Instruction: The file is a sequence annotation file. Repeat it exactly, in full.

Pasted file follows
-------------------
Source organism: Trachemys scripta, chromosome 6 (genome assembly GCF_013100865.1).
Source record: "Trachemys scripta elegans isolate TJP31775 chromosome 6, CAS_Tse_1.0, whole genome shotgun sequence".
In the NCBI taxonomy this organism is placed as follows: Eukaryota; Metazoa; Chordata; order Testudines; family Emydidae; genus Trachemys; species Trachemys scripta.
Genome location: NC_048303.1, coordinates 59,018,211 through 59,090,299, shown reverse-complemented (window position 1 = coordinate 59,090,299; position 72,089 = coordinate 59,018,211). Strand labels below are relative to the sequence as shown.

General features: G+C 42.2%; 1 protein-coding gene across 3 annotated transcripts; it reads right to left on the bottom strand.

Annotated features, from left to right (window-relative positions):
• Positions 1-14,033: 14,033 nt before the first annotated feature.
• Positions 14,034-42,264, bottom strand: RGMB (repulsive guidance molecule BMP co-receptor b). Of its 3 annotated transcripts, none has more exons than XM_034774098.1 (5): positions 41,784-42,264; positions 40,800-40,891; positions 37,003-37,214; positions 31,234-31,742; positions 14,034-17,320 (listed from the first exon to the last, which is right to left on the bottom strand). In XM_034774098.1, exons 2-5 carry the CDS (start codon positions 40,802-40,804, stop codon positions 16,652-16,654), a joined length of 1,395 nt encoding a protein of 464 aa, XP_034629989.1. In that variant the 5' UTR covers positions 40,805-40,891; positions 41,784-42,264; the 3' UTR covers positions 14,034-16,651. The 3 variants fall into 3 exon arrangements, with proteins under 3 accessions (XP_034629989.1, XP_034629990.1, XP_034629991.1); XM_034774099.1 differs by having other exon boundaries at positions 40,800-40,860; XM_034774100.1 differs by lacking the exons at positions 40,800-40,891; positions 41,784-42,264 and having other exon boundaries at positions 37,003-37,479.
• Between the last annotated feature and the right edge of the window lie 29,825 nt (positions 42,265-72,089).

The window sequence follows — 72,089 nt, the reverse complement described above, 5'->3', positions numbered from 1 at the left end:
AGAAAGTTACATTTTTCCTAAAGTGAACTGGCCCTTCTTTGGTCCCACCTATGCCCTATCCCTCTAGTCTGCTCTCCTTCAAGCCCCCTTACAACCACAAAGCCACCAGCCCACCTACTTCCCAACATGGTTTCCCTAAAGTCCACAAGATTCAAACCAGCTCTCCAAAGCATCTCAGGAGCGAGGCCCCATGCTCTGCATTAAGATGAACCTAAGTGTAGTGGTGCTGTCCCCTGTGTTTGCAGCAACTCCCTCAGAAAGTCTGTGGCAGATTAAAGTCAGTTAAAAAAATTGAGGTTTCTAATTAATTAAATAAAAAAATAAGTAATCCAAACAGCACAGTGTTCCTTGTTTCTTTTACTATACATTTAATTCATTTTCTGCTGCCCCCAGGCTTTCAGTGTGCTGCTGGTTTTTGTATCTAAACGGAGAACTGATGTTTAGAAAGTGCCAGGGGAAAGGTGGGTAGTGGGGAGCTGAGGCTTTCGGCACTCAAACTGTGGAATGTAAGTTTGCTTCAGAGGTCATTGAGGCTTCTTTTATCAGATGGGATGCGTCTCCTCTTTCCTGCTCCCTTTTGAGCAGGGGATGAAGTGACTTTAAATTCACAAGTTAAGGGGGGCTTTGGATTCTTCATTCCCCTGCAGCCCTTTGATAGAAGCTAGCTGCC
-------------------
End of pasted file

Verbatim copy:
Source organism: Trachemys scripta, chromosome 6 (genome assembly GCF_013100865.1).
Source record: "Trachemys scripta elegans isolate TJP31775 chromosome 6, CAS_Tse_1.0, whole genome shotgun sequence".
In the NCBI taxonomy this organism is placed as follows: Eukaryota; Metazoa; Chordata; order Testudines; family Emydidae; genus Trachemys; species Trachemys scripta.
Genome location: NC_048303.1, coordinates 59,018,211 through 59,090,299, shown reverse-complemented (window position 1 = coordinate 59,090,299; position 72,089 = coordinate 59,018,211). Strand labels below are relative to the sequence as shown.

General features: G+C 42.2%; 1 protein-coding gene across 3 annotated transcripts; it reads right to left on the bottom strand.

Annotated features, from left to right (window-relative positions):
• Positions 1-14,033: 14,033 nt before the first annotated feature.
• Positions 14,034-42,264, bottom strand: RGMB (repulsive guidance molecule BMP co-receptor b). Of its 3 annotated transcripts, none has more exons than XM_034774098.1 (5): positions 41,784-42,264; positions 40,800-40,891; positions 37,003-37,214; positions 31,234-31,742; positions 14,034-17,320 (listed from the first exon to the last, which is right to left on the bottom strand). In XM_034774098.1, exons 2-5 carry the CDS (start codon positions 40,802-40,804, stop codon positions 16,652-16,654), a joined length of 1,395 nt encoding a protein of 464 aa, XP_034629989.1. In that variant the 5' UTR covers positions 40,805-40,891; positions 41,784-42,264; the 3' UTR covers positions 14,034-16,651. The 3 variants fall into 3 exon arrangements, with proteins under 3 accessions (XP_034629989.1, XP_034629990.1, XP_034629991.1); XM_034774099.1 differs by having other exon boundaries at positions 40,800-40,860; XM_034774100.1 differs by lacking the exons at positions 40,800-40,891; positions 41,784-42,264 and having other exon boundaries at positions 37,003-37,479.
• Between the last annotated feature and the right edge of the window lie 29,825 nt (positions 42,265-72,089).

The window sequence follows — 72,089 nt, the reverse complement described above, 5'->3', positions numbered from 1 at the left end:
AGAAAGTTACATTTTTCCTAAAGTGAACTGGCCCTTCTTTGGTCCCACCTATGCCCTATCCCTCTAGTCTGCTCTCCTTCAAGCCCCCTTACAACCACAAAGCCACCAGCCCACCTACTTCCCAACATGGTTTCCCTAAAGTCCACAAGATTCAAACCAGCTCTCCAAAGCATCTCAGGAGCGAGGCCCCATGCTCTGCATTAAGATGAACCTAAGTGTAGTGGTGCTGTCCCCTGTGTTTGCAGCAACTCCCTCAGAAAGTCTGTGGCAGATTAAAGTCAGTTAAAAAAATTGAGGTTTCTAATTAATTAAATAAAAAAATAAGTAATCCAAACAGCACAGTGTTCCTTGTTTCTTTTACTATACATTTAATTCATTTTCTGCTGCCCCCAGGCTTTCAGTGTGCTGCTGGTTTTTGTATCTAAACGGAGAACTGATGTTTAGAAAGTGCCAGGGGAAAGGTGGGTAGTGGGGAGCTGAGGCTTTCGGCACTCAAACTGTGGAATGTAAGTTTGCTTCAGAGGTCATTGAGGCTTCTTTTATCAGATGGGATGCGTCTCCTCTTTCCTGCTCCCTTTTGAGCAGGGGATGAAGTGACTTTAAATTCACAAGTTAAGGGGGGCTTTGGATTCTTCATTCCCCTGCAGCCCTTTGATAGAAGCTAGCTGCC